Pro-Beijing lawmaker Lo Wai-kwok has said the legal challenge lodged against his loyalty pledge to China and Hong Kong “has little grounds,” since his British citizenship acquired through a selection scheme back in the 1990s was not recognised by China.
Kwok Cheuk-kin, a Cheung Chau resident nicknamed the “king of judicial review,” lodged the judicial review on Monday. Kwok said that Lo had pledged loyalty to Great Britain. Given that Chinese laws do not recognise dual nationality, Lo could not have “faithfully” sworn allegiance to the Hong Kong SAR at the legislature last month, Kwok said.
In response, Kwok first cited the Article 67 of the Basic Law, stating that foreign nationals or those who have right of abode in foreign countries could become lawmakers, provided that the proportion of such members does not exceed 20 percent of the total membership of the Legislative Council.
Lo was elected through the engineering sector which allows foreign citizenship holders to occupy seats.
Lo then cited Instrument 15 of the Basic Law, which was a set of explanations made on 15 May 1996 by the Standing Committee of the National People’s Congress concerning the implementation of the Chinese nationality law in Hong Kong.
The Instrument reads: “According to the Nationality Law of the People’s Republic of China, the British Citizenship acquired by Chinese nationals in Hong Kong through the ‘British Nationality Selection Scheme’ will not be recognised. They are still Chinese nationals and will not be entitled to British consular protection in the Hong Kong Special Administrative Region and other parts of the People’s Republic of China.”
The British Nationality Selection Scheme, through which Lo gained his British citizenship, was set up in 1990 to offer 50,000 eligible families in Hong Kong citizenship if they had worked as civil servants or professionals in certain fields.
Lo said he has taken the same oath as other lawmakers who only have Chinese nationality and “there was no legal dispute.”
“This judicial review has little grounds – many friends from the legal sector agreed, but of course it should be handled by the court,” he said.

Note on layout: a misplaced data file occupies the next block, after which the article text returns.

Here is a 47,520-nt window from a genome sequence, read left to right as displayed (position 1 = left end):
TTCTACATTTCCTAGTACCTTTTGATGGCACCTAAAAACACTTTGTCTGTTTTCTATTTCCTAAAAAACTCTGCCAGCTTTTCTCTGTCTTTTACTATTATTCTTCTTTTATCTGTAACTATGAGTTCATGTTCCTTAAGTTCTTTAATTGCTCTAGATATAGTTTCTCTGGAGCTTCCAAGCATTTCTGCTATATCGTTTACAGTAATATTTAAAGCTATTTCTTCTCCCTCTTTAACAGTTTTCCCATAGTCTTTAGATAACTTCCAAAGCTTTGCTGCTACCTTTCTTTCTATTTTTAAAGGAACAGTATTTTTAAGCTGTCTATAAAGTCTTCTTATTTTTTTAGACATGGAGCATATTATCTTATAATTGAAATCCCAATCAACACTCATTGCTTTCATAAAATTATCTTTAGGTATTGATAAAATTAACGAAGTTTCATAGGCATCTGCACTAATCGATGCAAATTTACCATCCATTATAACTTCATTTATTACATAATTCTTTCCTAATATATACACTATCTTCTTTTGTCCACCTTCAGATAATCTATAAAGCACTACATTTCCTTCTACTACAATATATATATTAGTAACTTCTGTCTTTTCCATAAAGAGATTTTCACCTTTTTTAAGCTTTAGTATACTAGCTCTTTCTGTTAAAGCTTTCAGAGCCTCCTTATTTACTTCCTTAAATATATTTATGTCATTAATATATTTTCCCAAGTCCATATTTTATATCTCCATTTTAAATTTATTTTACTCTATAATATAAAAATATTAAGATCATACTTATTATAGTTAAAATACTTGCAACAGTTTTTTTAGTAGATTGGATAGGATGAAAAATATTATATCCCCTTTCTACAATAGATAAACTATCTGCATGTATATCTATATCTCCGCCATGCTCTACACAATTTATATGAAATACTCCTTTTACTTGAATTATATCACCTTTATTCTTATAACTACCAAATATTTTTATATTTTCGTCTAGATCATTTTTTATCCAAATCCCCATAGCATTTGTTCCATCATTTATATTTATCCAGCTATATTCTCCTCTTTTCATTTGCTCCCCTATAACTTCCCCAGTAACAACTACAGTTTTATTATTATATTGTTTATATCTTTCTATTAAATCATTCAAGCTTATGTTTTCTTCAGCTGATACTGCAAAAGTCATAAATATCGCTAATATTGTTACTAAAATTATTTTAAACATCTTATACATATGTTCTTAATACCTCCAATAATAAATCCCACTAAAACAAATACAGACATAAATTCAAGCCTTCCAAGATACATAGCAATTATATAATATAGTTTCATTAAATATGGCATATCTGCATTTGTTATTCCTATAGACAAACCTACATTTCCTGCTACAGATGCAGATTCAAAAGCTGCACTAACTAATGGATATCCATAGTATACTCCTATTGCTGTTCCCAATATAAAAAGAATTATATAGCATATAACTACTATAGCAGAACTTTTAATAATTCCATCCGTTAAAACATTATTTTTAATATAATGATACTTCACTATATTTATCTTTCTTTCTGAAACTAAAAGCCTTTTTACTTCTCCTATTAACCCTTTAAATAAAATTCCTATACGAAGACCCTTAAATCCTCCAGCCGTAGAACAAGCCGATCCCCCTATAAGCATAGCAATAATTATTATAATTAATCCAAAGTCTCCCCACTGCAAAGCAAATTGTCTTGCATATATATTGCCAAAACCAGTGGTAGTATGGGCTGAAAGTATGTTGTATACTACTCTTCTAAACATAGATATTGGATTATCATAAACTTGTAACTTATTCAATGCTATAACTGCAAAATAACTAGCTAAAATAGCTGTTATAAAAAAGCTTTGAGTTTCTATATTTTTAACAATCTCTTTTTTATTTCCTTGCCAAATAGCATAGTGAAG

Lo added that he uses the passport as a travel document and it will expire next year. He said he did not consider extending it.
Bear allegiance to Queen
On Monday morning, Lo said on a Commercial Radio programme that he did not recall pledging loyalty to the UK when applying for citizenship. However, the UK’s British Nationality Act 1981 states that a certificate of naturalisation shall not be granted unless the applicant has taken an oath of allegiance.
The oath reads: “I, A.B., swear by Almighty God that, on becoming I will be faithful and bear true allegiance to Her Majesty Queen Elizabeth the Second Her Heirs and Successors according to law.”
Beijing made a significant change to Hong Kong’s mini-constitution in its ruling earlier this month. The Basic Law requires public officers to swear allegiance to “the Hong Kong SAR of the People’s Republic of China.” However, Beijing’s ruling said that oath-takers must pledge loyalty to “the People’s Republic of China and its Hong Kong SAR.”
Barrister Martin Lee has warned against the subtle but substantial change of wording, saying the implication would be that Hong Kong public officers are bound by Chinese law. Under the One Country, Two Systems policy, Chinese laws do not apply in Hong Kong with a few exceptions related to defence and foreign affairs.
Meanwhile, Regina Ip Lau Suk-yee, another lawmaker challenged by Kwok, said the accusation was without basis.
Kwok said lawmaker Regina Ip had borne allegiance to the Queen when she took office as the immigration director in the colonial government, violating Beijing’s ruling requiring public officers to pledge loyalty to “China and Hong Kong.” He argued that Ip had failed to “faithfully and truthfully” take her oath.
“When I became Director of Immigration in 1996, it was a rotation for civil servants, it was not necessary to pledge loyalty to the Queen, there is no question of double allegiance,” she said.
She said she first pledged loyalty to “Hong Kong Special Administrative Region of People’s Republic of China” and to uphold the Basic Law when she became Secretary for Security and a member of the Executive Council in 1998.
“It is wasting the court’s resources when people apply for judicial reviews without having clear knowledge of the facts,” she said.
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